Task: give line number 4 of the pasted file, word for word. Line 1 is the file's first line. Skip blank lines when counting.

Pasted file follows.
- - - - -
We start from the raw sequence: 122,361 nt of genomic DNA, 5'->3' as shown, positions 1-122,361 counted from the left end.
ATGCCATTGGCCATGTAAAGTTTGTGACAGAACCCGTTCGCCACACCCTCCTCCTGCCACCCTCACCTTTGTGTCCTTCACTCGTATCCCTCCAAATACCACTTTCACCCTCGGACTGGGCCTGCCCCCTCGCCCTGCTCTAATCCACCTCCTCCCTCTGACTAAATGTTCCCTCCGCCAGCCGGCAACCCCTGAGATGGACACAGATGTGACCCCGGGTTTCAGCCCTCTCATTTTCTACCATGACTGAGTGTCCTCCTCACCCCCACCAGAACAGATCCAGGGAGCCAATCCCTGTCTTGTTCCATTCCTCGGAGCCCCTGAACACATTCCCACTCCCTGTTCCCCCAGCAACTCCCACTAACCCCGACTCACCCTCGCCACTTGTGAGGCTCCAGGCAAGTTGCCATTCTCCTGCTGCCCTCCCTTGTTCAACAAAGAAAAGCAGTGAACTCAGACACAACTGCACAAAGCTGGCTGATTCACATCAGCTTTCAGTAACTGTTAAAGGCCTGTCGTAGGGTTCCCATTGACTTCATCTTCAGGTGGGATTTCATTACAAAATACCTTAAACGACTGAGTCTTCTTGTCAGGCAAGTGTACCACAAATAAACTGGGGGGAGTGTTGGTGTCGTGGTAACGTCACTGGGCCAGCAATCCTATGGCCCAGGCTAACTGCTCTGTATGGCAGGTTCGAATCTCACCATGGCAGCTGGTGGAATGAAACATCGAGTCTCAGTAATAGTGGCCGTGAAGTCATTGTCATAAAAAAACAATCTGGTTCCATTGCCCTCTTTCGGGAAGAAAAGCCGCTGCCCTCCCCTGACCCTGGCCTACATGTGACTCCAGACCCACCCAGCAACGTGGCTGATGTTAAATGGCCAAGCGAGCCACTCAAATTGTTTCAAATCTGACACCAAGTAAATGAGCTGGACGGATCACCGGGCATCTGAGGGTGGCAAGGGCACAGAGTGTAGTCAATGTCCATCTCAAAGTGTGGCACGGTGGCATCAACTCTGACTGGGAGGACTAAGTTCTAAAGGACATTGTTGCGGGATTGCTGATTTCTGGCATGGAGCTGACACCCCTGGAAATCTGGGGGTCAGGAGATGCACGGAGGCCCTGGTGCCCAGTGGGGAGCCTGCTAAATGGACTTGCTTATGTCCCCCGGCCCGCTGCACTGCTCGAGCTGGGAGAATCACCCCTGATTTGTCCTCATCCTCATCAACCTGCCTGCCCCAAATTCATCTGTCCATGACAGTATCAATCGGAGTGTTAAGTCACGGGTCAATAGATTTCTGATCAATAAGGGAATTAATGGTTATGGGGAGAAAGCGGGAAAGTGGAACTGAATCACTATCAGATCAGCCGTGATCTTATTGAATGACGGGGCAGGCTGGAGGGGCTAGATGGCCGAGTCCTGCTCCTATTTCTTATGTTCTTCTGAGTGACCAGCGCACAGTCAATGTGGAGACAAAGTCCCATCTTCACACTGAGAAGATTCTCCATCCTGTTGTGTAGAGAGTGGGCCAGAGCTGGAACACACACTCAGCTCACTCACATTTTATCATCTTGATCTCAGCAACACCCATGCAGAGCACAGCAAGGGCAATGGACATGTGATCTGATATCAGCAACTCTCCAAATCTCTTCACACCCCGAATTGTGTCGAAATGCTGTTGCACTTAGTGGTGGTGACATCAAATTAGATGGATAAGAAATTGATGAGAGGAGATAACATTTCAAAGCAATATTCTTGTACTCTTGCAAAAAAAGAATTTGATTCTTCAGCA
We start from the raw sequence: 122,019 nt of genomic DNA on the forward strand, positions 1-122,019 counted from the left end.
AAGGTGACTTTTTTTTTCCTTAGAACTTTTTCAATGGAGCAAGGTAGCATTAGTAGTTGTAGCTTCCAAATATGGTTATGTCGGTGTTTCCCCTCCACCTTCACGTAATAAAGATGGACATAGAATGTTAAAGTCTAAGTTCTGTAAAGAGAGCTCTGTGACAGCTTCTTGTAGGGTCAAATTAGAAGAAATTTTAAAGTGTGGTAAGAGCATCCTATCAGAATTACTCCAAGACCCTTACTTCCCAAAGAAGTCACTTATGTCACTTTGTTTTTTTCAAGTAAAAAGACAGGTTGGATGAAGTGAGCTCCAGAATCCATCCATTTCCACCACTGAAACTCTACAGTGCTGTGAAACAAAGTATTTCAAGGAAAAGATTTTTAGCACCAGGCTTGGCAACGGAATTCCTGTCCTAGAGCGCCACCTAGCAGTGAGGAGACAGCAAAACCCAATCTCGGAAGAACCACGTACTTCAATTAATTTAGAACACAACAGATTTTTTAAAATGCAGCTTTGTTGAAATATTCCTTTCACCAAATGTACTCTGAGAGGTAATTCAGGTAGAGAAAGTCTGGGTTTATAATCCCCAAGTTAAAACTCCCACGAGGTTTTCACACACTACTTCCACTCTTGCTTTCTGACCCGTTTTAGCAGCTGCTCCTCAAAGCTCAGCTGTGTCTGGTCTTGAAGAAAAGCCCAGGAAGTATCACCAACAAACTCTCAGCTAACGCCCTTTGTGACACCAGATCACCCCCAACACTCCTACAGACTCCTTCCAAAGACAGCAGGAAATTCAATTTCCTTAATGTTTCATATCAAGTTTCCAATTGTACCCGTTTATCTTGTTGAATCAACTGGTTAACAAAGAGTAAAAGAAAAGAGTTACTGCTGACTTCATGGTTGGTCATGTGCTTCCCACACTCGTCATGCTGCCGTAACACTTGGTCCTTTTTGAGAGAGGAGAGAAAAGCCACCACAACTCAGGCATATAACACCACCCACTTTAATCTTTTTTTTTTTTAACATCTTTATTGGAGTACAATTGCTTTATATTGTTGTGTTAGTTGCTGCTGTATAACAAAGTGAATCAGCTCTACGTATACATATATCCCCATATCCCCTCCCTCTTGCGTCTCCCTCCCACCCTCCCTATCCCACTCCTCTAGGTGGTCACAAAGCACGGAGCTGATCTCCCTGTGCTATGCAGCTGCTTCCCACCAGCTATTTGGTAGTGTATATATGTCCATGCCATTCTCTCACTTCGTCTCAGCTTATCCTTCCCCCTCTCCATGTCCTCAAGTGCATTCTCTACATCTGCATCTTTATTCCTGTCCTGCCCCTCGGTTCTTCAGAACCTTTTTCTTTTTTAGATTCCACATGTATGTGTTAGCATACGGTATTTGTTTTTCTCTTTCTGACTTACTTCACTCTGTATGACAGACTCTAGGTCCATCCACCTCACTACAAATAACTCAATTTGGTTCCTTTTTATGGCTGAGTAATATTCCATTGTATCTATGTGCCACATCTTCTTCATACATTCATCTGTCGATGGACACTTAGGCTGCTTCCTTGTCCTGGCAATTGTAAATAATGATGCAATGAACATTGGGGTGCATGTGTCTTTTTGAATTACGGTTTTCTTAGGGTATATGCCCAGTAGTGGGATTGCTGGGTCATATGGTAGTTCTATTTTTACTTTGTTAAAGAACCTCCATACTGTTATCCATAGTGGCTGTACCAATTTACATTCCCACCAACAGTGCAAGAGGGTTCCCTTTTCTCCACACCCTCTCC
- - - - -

AAGGTGACTTTTTTTTTCCTTAGAACTTTTTCAATGGAGCAAGGTAGCATTAGTAGTTGTAGCTTCCAAATATGGTTATGTCGGTGTTTCCCCTCCACCTTCACGTAATAAAGATGGACATAGAATGTTAAAGTCTAAGTTCTGTAAAGAGAGCTCTGTGACAGCTTCTTGTAGGGTCAAATTAGAAGAAATTTTAAAGTGTGGTAAGAGCATCCTATCAGAATTACTCCAAGACCCTTACTTCCCAAAGAAGTCACTTATGTCACTTTGTTTTTTTCAAGTAAAAAGACAGGTTGGATGAAGTGAGCTCCAGAATCCATCCATTTCCACCACTGAAACTCTACAGTGCTGTGAAACAAAGTATTTCAAGGAAAAGATTTTTAGCACCAGGCTTGGCAACGGAATTCCTGTCCTAGAGCGCCACCTAGCAGTGAGGAGACAGCAAAACCCAATCTCGGAAGAACCACGTACTTCAATTAATTTAGAACACAACAGATTTTTTAAAATGCAGCTTTGTTGAAATATTCCTTTCACCAAATGTACTCTGAGAGGTAATTCAGGTAGAGAAAGTCTGGGTTTATAATCCCCAAGTTAAAACTCCCACGAGGTTTTCACACACTACTTCCACTCTTGCTTTCTGACCCGTTTTAGCAGCTGCTCCTCAAAGCTCAGCTGTGTCTGGTCTTGAAGAAAAGCCCAGGAAGTATCACCAACAAACTCTCAGCTAACGCCCTTTGTGACACCAGATCACCCCCAACACTCCTACAGACTCCTTCCAAAGACAGCAGGAAATTCAATTTCCTTAATGTTTCATATCAAGTTTCCAATTGTACCCGTTTATCTTGTTGAATCAACTGGTTAACAAAGAGTAAAAGAAAAGAGTTACTGCTGACTTCATGGTTGGTCATGTGCTTCCCACACTCGTCATGCTGCCGTAACACTTGGTCCTTTTTGAGAGAGGAGAGAAAAGCCACCACAACTCAGGCATATAACACCACCCACTTTAATCTTTTTTTTTTTTAACATCTTTATTGGAGTACAATTGCTTTATATTGTTGTGTTAGTTGCTGCTGTATAACAAAGTGAATCAGCTCTACGTATACATATATCCCCATATCCCCTCCCTCTTGCGTCTCCCTCCCACCCTCCCTATCCCACTCCTCTAGGTGGTCACAAAGCACGGAGCTGATCTCCCTGTGCTATGCAGCTGCTTCCCACCAGCTATTTGGTAGTGTATATATGTCCATGCCATTCTCTCACTTCGTCTCAGCTTATCCTTCCCCCTCTCCATGTCCTCAAGTGCATTCTCTACATCTGCATCTTTATTCCTGTCCTGCCCCTCGGTTCTTCAGAACCTTTTTCTTTTTTAGATTCCACATGTATGTGTTAGCATACGGTATTTGTTTTTCTCTTTCTGACTTACTTCACTCTGTATGACAGACTCTAGGTCCATCCACCTCACTACAAATAACTCAATTTGGTTCCTTTTTATGGCTGAGTAATATTCCATTGTATCTATGTGCCACATCTTCTTCATACATTCATCTGTCGATGGACACTTAGGCTGCTTCCTTGTCCTGGCAATTGTAAATAATGATGCAATGAACATTGGGGTGCATGTGTCTTTTTGAATTACGGTTTTCTTAGGGTATATGCCCAGTAGTGGGATTGCTGGGTCATATGGTAGTTCTATTTTTACTTTGTTAAAGAACCTCCATACTGTTATCCATAGTGGCTGTACCAATTTACATTCCCACCAACAGTGCAAGAGGGTTCCCTTTTCTCCACACCCTCTCC